Contrasting materials are also key. If your sideboard is dark and wooden, for example, placing wooden objects on it, along with art in a wooden frame, isn’t going to create the necessary balance you’ll need in the space. So look to objects and artworks in other materials that can bring some softness to the scene.

Colour is also important to think about. What the image above does well is include a piece of art that is in direct contrast to the sideboard style. Not only in colour, but in material and in mood. If the large artwork was mid-century inspired too, it would make the space feel too vintage and without interest. So always keep contrast in mind when styling your sideboard.

Tip: ultimately, your sideboard styling should tell a story, so ensure it has some of your keepsakes mixed in with more recent purchases.

blonde timber sideboard styling with abstract artwork and concrete lamp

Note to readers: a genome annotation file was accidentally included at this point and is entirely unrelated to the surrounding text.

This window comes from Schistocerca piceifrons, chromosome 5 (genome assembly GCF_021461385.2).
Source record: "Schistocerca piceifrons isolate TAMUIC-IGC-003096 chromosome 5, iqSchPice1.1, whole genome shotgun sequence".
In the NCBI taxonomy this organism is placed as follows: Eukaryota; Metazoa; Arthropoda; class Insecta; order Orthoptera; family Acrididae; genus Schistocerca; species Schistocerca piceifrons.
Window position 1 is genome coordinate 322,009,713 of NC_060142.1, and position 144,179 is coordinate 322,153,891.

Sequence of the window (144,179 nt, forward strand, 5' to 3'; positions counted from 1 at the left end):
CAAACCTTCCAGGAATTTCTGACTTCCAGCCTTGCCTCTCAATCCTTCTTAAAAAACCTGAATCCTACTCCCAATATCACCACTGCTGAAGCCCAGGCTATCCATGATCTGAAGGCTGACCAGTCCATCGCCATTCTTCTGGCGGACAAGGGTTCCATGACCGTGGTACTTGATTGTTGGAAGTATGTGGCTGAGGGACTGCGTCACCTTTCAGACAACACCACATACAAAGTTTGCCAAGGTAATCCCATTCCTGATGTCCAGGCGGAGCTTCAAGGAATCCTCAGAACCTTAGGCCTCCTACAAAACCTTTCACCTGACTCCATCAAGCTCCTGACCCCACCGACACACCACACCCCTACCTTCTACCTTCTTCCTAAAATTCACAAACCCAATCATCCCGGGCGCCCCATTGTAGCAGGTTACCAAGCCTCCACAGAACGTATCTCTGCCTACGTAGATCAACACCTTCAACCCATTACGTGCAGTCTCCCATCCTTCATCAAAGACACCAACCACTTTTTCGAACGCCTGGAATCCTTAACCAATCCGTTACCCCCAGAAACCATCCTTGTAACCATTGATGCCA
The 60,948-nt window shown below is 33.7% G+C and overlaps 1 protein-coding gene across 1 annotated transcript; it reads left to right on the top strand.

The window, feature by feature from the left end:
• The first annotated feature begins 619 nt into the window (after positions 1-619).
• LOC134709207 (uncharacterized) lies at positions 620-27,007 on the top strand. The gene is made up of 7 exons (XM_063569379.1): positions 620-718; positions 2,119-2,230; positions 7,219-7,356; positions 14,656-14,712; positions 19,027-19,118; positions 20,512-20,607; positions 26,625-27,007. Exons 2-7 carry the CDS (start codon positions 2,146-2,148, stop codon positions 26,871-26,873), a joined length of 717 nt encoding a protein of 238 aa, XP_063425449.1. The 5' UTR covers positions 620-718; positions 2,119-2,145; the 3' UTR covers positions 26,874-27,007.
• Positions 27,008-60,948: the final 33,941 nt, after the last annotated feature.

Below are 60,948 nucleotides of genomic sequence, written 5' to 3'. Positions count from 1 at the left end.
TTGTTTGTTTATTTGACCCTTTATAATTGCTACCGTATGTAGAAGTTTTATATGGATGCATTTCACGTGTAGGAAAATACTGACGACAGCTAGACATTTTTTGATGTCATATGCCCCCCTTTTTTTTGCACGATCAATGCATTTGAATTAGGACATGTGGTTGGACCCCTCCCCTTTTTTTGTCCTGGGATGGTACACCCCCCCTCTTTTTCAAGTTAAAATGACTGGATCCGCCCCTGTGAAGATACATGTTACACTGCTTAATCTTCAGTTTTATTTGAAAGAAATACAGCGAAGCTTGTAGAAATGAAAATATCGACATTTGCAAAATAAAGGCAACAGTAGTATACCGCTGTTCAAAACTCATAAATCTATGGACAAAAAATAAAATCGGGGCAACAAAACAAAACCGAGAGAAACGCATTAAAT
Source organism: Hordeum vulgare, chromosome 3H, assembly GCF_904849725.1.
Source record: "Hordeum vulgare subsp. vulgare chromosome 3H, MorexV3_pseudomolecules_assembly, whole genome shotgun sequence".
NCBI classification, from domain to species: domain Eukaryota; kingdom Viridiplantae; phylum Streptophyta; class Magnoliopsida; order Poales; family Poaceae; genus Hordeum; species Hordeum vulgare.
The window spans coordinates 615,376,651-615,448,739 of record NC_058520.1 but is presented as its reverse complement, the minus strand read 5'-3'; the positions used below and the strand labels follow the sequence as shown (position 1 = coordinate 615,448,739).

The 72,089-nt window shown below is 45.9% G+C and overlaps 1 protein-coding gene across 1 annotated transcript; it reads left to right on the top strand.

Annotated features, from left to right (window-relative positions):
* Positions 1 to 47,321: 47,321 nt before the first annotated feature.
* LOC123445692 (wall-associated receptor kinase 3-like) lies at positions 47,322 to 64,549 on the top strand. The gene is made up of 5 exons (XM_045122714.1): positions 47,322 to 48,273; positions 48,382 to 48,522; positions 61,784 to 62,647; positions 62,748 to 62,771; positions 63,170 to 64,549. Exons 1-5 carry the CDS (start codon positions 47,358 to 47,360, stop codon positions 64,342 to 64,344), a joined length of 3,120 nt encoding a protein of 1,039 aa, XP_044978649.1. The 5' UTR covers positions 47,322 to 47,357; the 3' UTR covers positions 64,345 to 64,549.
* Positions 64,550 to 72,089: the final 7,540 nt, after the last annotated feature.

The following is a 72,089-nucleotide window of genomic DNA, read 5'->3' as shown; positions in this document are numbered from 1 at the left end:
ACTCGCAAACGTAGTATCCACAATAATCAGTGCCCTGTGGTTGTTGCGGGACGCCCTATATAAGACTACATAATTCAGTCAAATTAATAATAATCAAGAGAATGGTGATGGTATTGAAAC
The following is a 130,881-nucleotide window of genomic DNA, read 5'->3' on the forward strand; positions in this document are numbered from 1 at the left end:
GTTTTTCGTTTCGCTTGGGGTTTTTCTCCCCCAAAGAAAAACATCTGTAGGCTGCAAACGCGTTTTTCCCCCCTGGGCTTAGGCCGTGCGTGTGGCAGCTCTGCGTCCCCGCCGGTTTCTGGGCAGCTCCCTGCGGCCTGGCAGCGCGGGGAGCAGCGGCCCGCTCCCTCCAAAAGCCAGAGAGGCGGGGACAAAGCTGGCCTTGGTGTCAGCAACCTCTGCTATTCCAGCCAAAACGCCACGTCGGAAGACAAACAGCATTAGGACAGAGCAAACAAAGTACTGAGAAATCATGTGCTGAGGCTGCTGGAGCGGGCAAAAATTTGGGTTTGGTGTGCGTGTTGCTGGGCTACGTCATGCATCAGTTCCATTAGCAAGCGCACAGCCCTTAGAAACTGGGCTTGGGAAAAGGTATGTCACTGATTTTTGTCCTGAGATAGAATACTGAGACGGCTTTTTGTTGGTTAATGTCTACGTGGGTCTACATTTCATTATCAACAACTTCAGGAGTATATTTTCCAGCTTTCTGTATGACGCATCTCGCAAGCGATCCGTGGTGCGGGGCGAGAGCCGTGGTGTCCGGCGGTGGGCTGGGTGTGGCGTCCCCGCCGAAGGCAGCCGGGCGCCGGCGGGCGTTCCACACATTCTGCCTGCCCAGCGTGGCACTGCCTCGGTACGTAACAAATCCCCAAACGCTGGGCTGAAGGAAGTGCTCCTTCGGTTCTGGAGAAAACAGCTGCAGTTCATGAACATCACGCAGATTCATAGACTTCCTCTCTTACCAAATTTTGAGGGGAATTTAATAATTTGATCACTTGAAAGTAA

This one ticks all the boxes in terms of balance, scale and object placement.

Scale is Important

The size of the objects you display are really important when it comes to sideboard styling. As a rule, avoid a lot of smaller objects. It can make the sideboard feel like more of a dumping ground than a design moment.

If you have smaller objects, cluster them together on a tray, so that the tray becomes one moment on its own. I find that larger items always make more sense on a sideboard. Avoid too many knick-knacks.

It’s also important to have tall items in the mix too. A lot of people place wide items along the top of the sideboard and it throws the scale off. Try a stack of books to bring some height to the scene.

sideboard styling dark green sideabord with gold and white accessories

Image via www.swoon.se – notice how the lamp is balanced out by the chair?

What are your Sideboard Styling Ideas?

How do you make sideboard styling work for you at home? I’d love to know if you have any sideboard styling ideas to share that you’ve mastered! Drop a comment below and let me know.

Outside of writing the TLC Interiors blog, Chris is an interior stylist and author. You can also catch him on your TV screens as a designer on Channel 10's Changing Rooms. If you'd like to book a design consult with Chris, you can find out more here